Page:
A couple of weeks back, when the Justice Department endeavored to restart executions of inmates sentenced to death by juries for unspeakable murders only to have federal judges (appointed by President Obama, in the main) throw up roadblocks, I repeated an observation I’ve made several times over the years.
“Because much of the bench is hostile to the death penalty, judges are wont to fashion reasons not to impose it, some of which have nothing ostensibly to do with the death penalty and make prosecution of other types of criminals more difficult,” I wrote.
We saw this again Friday. A federal appeals court in Boston threw out the death sentence of Dzhokar Tsarnaev, who brutally killed three people and injured more than 260 others when he and his late brother, Tamerlan, bombed the 2013 Boston Marathon.
The three-judge panel consisted of two Obama appointees, Judges O. Rogeriee Thompson (who wrote the nearly 200-page opinion) and William J. Kayatta Jr., who formed the majority. A Reagan appointee, Juan R. Torruella, concurred in the result and much of the reasoning.
Because of the decision’s girth, more time will be needed to study it. The upshot of the ruling, however, is that the trial judge failed to ensure that the Boston jury could be fair and impartial in light of all the prejudicial pretrial publicity. There is a strong suggestion that the trial judge should have granted a change of venue.
This seems utterly unpersuasive to me. To start with, if there is grave doubt that Tsarnaev got a fair trial under the circumstances, then why does the court leave the bulk of his convictions undisturbed?
A terrorist who bombs Boston is not going to be viewed with detachment and objectivity if he is instead tried in Philadelphia or Houston.
The court does reverse three firearms convictions, but on technical legal grounds not because of jury prejudice. (Aside: Most Americans will be puzzled by the technical legal rationale, which leads to the court’s conclusion that Tsarnaev, a terrorist, was not engaged in a “crime of violence” while he was carrying a firearm.)
Yet, the court takes pains to assure everyone that Tsarnaev “will remain confined to prison for the rest of his life.” The only remaining questions are whether the government will choose to re-try the death penalty phase of the case, and whether a new jury will unanimously vote for a capital sentence in a proceeding that the reviewing court — someday, years from now — decides passes its evolving standards of fairness.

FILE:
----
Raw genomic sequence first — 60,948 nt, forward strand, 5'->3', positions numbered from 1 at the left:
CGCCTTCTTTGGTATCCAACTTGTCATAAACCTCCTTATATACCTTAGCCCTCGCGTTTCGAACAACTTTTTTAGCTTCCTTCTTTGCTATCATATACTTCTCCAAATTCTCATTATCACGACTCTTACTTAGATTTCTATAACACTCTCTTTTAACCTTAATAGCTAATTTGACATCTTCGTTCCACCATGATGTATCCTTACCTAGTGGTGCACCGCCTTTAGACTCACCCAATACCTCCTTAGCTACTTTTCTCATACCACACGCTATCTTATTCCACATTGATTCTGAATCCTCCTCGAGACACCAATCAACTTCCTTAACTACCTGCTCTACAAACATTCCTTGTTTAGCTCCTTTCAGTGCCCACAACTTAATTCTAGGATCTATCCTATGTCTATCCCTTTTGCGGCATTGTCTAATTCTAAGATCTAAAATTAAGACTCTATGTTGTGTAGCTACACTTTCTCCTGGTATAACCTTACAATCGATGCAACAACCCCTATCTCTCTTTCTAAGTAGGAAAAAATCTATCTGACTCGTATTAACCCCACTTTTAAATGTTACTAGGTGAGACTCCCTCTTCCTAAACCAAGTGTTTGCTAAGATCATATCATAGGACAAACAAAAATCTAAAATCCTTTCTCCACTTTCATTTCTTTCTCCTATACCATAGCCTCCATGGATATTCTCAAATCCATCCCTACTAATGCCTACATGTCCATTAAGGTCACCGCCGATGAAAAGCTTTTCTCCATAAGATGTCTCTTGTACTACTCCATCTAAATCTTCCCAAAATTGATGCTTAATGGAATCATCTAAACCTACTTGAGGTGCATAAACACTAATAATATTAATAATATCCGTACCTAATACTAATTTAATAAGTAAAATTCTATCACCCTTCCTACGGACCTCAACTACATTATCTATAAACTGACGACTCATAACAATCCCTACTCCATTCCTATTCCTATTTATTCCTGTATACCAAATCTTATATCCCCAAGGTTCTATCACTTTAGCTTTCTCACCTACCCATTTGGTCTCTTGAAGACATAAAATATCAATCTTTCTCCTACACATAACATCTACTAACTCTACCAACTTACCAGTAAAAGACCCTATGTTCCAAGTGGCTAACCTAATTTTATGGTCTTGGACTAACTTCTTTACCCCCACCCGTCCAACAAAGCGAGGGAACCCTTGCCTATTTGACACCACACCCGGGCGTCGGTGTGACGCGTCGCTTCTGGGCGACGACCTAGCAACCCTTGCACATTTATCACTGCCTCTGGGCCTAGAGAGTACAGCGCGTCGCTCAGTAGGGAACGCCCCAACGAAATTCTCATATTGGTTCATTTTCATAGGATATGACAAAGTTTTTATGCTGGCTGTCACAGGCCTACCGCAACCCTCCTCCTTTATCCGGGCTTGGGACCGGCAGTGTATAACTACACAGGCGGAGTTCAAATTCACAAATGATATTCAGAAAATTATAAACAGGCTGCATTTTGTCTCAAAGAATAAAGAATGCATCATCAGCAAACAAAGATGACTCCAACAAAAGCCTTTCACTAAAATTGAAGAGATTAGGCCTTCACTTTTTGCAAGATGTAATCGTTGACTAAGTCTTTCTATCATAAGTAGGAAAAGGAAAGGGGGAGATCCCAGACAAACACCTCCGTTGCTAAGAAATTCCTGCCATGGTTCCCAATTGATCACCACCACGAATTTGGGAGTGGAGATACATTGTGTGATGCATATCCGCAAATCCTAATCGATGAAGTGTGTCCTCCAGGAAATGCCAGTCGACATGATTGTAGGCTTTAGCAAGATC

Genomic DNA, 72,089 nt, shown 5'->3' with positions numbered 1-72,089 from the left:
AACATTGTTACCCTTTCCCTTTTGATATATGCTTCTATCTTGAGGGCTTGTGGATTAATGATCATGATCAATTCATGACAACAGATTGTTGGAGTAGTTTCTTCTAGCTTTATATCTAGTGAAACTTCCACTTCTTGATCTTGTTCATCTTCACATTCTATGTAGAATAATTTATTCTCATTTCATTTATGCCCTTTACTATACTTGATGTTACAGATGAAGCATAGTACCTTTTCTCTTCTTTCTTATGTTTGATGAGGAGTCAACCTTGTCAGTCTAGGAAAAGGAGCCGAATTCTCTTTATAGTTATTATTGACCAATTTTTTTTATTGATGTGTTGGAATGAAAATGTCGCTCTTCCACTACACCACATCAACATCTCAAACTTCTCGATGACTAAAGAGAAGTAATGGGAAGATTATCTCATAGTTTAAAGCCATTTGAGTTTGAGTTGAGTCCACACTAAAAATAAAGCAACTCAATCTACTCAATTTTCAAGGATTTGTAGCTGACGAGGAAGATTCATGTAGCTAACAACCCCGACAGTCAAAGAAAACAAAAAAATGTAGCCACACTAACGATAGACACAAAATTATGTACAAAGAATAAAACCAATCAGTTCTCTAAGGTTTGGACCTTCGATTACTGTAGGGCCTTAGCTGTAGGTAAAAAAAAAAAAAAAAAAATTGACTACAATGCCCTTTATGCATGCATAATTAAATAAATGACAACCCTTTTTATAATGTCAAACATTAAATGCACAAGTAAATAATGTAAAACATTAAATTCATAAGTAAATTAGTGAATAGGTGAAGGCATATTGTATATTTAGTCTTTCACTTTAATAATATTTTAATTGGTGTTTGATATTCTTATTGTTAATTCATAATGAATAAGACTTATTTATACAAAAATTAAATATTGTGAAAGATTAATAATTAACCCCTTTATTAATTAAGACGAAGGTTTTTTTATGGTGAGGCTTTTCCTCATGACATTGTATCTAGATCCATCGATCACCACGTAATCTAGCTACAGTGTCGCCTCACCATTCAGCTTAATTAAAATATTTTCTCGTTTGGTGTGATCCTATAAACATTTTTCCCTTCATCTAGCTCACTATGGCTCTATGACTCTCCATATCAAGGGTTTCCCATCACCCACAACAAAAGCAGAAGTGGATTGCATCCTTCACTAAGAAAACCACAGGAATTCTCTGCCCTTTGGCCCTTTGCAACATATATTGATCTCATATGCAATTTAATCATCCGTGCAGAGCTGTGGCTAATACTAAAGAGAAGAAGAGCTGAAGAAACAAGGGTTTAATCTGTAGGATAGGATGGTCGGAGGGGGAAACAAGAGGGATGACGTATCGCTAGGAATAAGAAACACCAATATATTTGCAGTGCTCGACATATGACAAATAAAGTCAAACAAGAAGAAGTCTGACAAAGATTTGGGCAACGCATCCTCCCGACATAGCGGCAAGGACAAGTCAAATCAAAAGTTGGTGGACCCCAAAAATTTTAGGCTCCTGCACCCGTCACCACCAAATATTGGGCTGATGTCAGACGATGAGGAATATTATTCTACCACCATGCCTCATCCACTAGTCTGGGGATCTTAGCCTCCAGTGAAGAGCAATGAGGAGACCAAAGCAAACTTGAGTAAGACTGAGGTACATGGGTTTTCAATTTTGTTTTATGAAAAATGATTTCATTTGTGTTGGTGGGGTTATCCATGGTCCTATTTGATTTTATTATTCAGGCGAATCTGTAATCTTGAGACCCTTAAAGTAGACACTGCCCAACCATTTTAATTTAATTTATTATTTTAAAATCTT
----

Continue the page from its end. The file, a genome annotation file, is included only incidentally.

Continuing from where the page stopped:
Why? If the jury was inflamed by unfair prejudice from the start, then why does the court believe Tsarnaev’s convictions should stand? That a minimum sentence of life imprisonment must stand? That only the death penalty must be revisited?
I prosecuted terrorists in a courthouse that was a few blocks away from the World Trade Center that they had conspired to bomb. Our courtroom was similarly within easy walking distance of the FBI’s New York field office and the Holland Tunnel, which were also on the jihadists’ target list.
To be sure, it was not a death penalty case, but the same issues of prejudicial pretrial publicity existed. The suggestion that it is not possible for a defendant to get a fair trial in the city he has terrorized is far-fetched.
The court intimates that the challenge of insulating a jury from publicity is more daunting today than it has ever been because the Internet and social media make publicity ubiquitous. To my mind, that undercuts the claim that changes of venue are warranted to ensure a fair trial.
Domestic terrorist attacks are national stories. Obviously, people who live in a city that has been attacked stand a greater chance of knowing a victim of the attack, or of being personally affected by the fallout of the attack. But such jurors can easily be weeded out in a competent voir dire examination.
Beyond that, nobody approves of terrorists. A terrorist who bombs Boston is not going to be viewed with detachment and objectivity if he is instead tried in Philadelphia or Houston. Moreover, the people in those cities are going to have been nearly as inundated by publicity about the atrocity as Bostonians.
In a criminal case, the issue with jurors is never whether they approve of egregious conduct. It is whether they can put aside their natural disapproval, figure out what factually happened, and faithfully apply the law as instructed by the judge.
We’ll have to study the lengthy opinion. At first blush, though, it certainly appears that Friday’s ruling has at least as much to do with judicial hostility to capital punishment as to concerns about the due process implications of intense media coverage.